“When we felt safe amongst our own, the natural reaction was trust and cooperation.” In this Ted talk, Simon Sinek reveals what inspires people to get behind their leader to give then everything and the ancient precedent for building this kind of trust.
In a word: safety. Safety is fundamental to trust and trust is essential to inspire others to act. If the aim is simply hitting short-term goals then coercion and authority will suffice. Yet most leaders, whether deserving of the title or not, yearn to be inspirational. For Sinek, making your people feel safe is paramount to trust and inspired leadership. “When a leader makes the choice to put the safety and lives of the people inside the organization first…so that the people remain and feel safe and feel like they belong, remarkable things happen.”
Make your people feel safe by giving them your trust. Trust your own hiring decisions. Trust yourself to get out of the way and allow others to mobilise their skills, creative thinking and desire to advance. This requires a healthy dose of self-awareness.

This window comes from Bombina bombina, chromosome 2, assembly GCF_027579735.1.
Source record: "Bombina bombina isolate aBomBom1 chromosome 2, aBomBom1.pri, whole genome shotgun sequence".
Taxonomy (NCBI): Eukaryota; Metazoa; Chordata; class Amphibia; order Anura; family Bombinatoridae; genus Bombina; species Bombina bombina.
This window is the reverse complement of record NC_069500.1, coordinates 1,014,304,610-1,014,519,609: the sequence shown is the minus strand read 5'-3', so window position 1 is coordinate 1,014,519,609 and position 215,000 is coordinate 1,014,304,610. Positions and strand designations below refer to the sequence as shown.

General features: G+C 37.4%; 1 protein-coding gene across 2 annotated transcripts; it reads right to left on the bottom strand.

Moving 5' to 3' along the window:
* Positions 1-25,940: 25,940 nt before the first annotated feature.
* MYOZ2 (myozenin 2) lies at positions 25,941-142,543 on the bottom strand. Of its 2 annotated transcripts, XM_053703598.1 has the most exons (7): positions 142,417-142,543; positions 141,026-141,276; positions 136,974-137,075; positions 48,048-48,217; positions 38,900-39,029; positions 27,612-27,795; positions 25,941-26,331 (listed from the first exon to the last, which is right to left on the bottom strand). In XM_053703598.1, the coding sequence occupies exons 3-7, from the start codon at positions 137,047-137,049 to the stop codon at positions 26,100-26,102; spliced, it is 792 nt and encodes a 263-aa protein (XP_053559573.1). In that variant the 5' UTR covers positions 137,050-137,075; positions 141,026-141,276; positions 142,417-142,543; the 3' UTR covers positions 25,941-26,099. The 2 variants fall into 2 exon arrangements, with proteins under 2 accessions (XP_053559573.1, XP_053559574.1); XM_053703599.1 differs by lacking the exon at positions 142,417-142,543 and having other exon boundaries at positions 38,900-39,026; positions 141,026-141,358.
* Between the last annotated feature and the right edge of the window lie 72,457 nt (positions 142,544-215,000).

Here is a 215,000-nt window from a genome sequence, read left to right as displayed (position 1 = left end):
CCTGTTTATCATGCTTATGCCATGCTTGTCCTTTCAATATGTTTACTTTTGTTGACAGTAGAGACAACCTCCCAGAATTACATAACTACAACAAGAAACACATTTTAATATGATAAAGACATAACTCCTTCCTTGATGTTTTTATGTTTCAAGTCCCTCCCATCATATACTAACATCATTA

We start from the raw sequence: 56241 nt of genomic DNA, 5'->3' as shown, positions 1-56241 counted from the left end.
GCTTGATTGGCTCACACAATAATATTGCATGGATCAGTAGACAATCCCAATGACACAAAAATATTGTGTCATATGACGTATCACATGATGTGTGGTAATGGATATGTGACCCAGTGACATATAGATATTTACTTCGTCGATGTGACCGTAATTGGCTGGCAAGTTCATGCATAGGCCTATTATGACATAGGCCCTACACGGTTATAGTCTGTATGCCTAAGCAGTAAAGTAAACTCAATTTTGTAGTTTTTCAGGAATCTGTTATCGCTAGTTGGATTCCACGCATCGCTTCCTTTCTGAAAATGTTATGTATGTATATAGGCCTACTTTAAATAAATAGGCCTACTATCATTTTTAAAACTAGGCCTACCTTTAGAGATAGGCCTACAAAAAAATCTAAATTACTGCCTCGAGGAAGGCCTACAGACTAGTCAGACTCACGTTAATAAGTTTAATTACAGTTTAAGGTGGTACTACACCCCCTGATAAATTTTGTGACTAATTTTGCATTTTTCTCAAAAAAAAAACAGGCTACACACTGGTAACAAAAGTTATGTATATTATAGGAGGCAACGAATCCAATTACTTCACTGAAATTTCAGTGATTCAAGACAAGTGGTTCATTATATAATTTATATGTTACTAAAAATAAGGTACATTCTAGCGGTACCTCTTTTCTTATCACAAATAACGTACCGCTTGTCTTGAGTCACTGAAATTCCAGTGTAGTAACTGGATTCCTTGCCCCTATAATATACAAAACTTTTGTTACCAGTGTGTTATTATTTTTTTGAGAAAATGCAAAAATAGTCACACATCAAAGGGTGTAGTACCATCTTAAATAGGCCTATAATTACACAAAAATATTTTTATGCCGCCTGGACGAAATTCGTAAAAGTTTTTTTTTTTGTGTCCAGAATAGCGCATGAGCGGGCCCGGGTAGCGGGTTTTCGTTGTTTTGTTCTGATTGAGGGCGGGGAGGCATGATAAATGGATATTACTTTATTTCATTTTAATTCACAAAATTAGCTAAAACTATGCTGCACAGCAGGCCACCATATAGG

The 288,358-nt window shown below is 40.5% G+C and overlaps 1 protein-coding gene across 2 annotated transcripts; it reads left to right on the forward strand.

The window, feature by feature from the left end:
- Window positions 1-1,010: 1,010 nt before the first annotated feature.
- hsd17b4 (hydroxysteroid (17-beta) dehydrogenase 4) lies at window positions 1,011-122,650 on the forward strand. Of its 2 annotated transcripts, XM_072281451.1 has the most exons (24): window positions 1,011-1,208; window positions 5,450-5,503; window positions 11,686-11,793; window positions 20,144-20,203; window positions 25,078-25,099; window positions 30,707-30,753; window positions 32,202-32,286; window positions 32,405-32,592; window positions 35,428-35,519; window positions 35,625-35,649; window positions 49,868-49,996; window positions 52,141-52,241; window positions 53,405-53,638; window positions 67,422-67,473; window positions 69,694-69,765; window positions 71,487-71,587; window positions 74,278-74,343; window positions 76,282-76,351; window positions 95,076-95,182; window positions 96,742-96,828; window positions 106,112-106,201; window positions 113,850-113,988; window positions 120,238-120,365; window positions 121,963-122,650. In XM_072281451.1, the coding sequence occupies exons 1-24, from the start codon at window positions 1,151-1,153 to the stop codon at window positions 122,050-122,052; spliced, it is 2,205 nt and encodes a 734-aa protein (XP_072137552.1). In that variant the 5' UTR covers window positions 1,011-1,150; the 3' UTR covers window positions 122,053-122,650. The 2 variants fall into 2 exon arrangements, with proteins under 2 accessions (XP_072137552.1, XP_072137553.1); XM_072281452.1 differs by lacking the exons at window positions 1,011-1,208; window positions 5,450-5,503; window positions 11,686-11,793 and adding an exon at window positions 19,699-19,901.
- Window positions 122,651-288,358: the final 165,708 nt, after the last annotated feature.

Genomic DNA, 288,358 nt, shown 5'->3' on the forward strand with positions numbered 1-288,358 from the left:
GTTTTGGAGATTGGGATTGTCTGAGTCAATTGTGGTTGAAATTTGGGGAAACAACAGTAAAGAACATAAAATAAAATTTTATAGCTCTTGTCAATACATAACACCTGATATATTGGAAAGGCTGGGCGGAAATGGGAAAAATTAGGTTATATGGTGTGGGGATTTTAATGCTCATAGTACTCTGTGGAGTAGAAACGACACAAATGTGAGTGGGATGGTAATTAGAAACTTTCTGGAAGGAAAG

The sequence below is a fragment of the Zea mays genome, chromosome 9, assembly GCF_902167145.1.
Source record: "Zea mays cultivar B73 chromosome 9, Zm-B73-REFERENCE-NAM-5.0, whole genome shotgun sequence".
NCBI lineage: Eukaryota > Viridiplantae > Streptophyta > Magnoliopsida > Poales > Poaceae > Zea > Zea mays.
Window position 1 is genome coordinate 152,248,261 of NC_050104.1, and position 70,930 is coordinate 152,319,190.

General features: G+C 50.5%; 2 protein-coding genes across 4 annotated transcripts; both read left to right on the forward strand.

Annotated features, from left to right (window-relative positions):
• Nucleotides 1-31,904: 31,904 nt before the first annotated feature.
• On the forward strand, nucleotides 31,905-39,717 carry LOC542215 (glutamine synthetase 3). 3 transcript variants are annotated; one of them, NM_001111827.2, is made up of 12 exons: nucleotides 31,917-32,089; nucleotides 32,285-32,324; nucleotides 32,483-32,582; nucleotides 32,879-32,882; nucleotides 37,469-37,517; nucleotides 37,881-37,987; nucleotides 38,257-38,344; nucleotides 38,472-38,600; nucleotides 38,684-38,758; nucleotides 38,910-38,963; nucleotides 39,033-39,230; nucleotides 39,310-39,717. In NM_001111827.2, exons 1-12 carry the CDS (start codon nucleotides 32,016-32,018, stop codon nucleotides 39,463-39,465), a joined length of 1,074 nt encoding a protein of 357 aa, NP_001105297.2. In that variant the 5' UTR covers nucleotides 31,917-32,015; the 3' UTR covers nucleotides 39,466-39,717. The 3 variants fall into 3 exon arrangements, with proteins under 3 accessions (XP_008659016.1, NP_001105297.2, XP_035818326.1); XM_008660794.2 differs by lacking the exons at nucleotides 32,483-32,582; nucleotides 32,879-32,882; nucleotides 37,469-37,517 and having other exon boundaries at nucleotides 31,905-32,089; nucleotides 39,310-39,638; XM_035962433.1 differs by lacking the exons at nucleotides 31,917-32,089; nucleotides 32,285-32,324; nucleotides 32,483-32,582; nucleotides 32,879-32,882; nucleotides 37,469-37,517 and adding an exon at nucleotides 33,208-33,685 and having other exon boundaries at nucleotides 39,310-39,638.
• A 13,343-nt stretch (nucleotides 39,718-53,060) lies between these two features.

Many ‘leaders’ would categorically state that their teams are safe to make decisions, to implement new methods and to challenge the status quo while their star players drift off on a wave of resentment, frustration and apathy, having hit their heads on one too many brick walls. A good test of your own ability to trust your teams and put their ‘safety’ first, is to notice your gut response to this declaration from Sinek: “Great leaders would never sacrifice the people to save the numbers. They would sooner sacrifice the numbers to save the people.”
Would you? Really?
Authoritarian leadership will never breed trust in the long term and it’s unlikely that leaders can expect their teams to follow willingly into battle if they’re not trusted to complete even the simplest task freely. Trust is reciprocal. When it’s present, it produces an effortless and virtuous cycle of continuous improvement. “They will give us their blood and sweat and tears to see that their leader’s vision comes to life, and when we ask them, “Why would you do that? Why would you give your blood and sweat and tears for that person?” they all say the same thing: “Because they would have done it for me.”
Be an inspiring leader by trusting your teams explicitly. Show them that you put their safety before short term goals and watch what happens the next time you need to marshal the troops.